The recovery in the high-yield market remains unequal. A v-shaped bounce in expectations that fundamentals will recover and an influx of central-bank liquidity has supported the recovery in primary markets and driven markets tighter. This is well illustrated by the record amount of issuance in the US credit market this month.
In addition, a combination of attractive funding conditions in the historical context as well as an expected pick-up in volatility in Q4 have driven the charge to access markets. Meanwhile, high-yield credit has continued to prove attractive on a relative basis. Indeed, in early July it became clear that high-yield credit should remain in favour after it outperformed investment grade credit.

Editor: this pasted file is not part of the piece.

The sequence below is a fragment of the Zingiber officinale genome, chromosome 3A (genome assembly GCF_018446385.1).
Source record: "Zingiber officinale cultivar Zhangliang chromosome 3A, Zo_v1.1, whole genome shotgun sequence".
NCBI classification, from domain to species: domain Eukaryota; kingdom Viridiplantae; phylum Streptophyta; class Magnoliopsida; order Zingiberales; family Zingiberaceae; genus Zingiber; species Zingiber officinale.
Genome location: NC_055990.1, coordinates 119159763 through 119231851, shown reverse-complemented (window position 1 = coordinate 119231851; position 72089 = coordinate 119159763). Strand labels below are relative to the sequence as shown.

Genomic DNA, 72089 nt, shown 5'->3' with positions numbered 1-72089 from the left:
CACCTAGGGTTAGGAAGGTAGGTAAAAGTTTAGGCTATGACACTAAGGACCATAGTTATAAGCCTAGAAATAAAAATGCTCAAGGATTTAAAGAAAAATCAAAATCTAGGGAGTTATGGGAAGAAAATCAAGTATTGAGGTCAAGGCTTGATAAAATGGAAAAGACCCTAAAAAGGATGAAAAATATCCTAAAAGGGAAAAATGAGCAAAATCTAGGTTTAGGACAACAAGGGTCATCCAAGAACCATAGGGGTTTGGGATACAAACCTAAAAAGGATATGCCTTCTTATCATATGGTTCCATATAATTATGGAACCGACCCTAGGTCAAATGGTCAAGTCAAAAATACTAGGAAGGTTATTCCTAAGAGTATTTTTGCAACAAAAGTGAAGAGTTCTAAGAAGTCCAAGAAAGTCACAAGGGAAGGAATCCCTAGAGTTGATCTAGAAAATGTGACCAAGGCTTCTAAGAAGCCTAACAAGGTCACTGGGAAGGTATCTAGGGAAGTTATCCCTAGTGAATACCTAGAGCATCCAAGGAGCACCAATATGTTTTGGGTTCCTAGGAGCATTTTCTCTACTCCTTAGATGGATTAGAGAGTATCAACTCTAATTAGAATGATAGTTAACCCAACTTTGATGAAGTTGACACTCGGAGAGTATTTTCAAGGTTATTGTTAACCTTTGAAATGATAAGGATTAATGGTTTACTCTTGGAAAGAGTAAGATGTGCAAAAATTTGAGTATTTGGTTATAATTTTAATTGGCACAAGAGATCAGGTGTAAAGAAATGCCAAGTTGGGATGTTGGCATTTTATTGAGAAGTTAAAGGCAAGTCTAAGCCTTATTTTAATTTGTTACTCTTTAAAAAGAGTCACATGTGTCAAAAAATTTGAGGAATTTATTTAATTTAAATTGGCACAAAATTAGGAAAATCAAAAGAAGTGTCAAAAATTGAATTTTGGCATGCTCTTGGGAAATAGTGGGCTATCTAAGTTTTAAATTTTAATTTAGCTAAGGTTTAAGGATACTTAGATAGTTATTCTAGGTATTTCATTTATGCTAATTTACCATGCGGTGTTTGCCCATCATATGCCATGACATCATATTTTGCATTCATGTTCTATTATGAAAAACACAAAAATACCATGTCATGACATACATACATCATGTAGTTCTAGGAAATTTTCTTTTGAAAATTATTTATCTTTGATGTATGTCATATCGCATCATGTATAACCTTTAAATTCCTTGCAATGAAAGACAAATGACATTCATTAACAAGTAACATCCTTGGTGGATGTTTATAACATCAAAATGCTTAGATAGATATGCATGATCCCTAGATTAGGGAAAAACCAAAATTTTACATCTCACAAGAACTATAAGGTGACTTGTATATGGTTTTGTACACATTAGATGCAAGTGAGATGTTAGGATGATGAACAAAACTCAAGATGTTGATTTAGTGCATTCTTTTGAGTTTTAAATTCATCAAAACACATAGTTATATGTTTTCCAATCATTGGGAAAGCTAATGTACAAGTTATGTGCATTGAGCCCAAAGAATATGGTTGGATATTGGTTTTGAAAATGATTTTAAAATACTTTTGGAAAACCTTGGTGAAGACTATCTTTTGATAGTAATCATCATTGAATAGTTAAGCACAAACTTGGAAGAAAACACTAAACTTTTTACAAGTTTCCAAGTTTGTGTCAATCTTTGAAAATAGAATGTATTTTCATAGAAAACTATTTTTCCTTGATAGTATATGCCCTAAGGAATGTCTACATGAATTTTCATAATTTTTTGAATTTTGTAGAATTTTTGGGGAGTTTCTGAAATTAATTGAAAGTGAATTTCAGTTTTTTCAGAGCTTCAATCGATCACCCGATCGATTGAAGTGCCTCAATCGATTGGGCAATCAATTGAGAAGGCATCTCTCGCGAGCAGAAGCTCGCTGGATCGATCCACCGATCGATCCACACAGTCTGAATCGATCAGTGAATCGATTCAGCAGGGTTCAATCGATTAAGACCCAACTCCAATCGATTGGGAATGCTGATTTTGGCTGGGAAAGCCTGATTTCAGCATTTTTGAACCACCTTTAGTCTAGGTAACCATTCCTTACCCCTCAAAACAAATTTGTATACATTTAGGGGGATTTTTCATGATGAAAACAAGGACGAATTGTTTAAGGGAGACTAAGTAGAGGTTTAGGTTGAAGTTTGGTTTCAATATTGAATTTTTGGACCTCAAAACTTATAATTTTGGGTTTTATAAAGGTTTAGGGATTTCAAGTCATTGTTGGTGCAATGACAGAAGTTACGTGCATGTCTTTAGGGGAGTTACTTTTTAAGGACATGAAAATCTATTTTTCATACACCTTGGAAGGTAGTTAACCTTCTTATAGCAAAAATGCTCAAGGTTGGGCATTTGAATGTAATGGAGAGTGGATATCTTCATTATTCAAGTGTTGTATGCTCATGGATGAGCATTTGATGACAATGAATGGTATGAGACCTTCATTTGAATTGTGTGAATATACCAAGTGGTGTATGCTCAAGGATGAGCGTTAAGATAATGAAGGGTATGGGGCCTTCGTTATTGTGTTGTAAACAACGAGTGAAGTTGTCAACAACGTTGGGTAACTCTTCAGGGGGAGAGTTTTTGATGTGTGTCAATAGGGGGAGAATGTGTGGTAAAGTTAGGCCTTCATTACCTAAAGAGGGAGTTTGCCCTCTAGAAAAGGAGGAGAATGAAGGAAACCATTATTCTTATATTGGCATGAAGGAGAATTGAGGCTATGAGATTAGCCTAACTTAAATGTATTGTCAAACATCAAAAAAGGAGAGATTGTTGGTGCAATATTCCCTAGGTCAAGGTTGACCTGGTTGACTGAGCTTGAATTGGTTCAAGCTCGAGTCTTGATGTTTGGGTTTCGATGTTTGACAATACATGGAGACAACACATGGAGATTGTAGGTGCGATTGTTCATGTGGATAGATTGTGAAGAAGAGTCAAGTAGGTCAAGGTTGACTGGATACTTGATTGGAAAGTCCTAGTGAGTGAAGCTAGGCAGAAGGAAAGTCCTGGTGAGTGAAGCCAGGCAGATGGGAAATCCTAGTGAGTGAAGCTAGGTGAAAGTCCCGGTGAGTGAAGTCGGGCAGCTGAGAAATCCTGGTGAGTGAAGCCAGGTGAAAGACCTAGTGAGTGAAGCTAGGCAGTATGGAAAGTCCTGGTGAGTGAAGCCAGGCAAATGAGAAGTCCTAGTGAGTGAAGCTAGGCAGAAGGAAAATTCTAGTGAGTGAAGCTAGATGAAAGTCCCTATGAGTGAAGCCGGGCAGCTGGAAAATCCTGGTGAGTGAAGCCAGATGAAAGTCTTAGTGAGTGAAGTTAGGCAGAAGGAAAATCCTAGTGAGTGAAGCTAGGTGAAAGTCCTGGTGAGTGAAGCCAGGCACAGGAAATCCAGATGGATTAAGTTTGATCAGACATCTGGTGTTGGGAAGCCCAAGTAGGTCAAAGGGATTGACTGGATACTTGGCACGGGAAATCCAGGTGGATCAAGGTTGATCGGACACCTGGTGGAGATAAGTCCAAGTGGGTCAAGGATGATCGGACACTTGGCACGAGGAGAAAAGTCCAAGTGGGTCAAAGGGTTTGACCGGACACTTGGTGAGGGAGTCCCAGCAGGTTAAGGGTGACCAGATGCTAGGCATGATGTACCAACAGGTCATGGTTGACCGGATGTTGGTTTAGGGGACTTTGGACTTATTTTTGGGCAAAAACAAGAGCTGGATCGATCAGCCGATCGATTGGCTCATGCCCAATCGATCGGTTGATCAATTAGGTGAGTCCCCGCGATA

That said, on closer inspection, it is evident from the shape of the recovery that investors continue to differentiate between issuers. Although the first six months of the year were not as bad as anticipated, investors recognise that the coronavirus pandemic has severely impacted the cash flow generation of many businesses. As figure 1 demonstrates, BB-rated credits are now generating positive returns, while B-rated credits continue to flirt with zero as we approach the final three months of the year. CCC-rated credits – the lowest tier of high yield – are floundering amid elevated levels of defaults and low recoveries. Indeed, this segment of the market has fewer tools to withstand cash-flow hits.
In the coming months, asset allocators must strike the right balance between the reach for reliable income that credit offers and the need to manage bottom-up idiosyncratic risk that continues to play a significant role in the current market environment.
Figure 1. An unequal recovery
Source: Federated Hermes, ICE Bond Indices, as at 25 August 2020.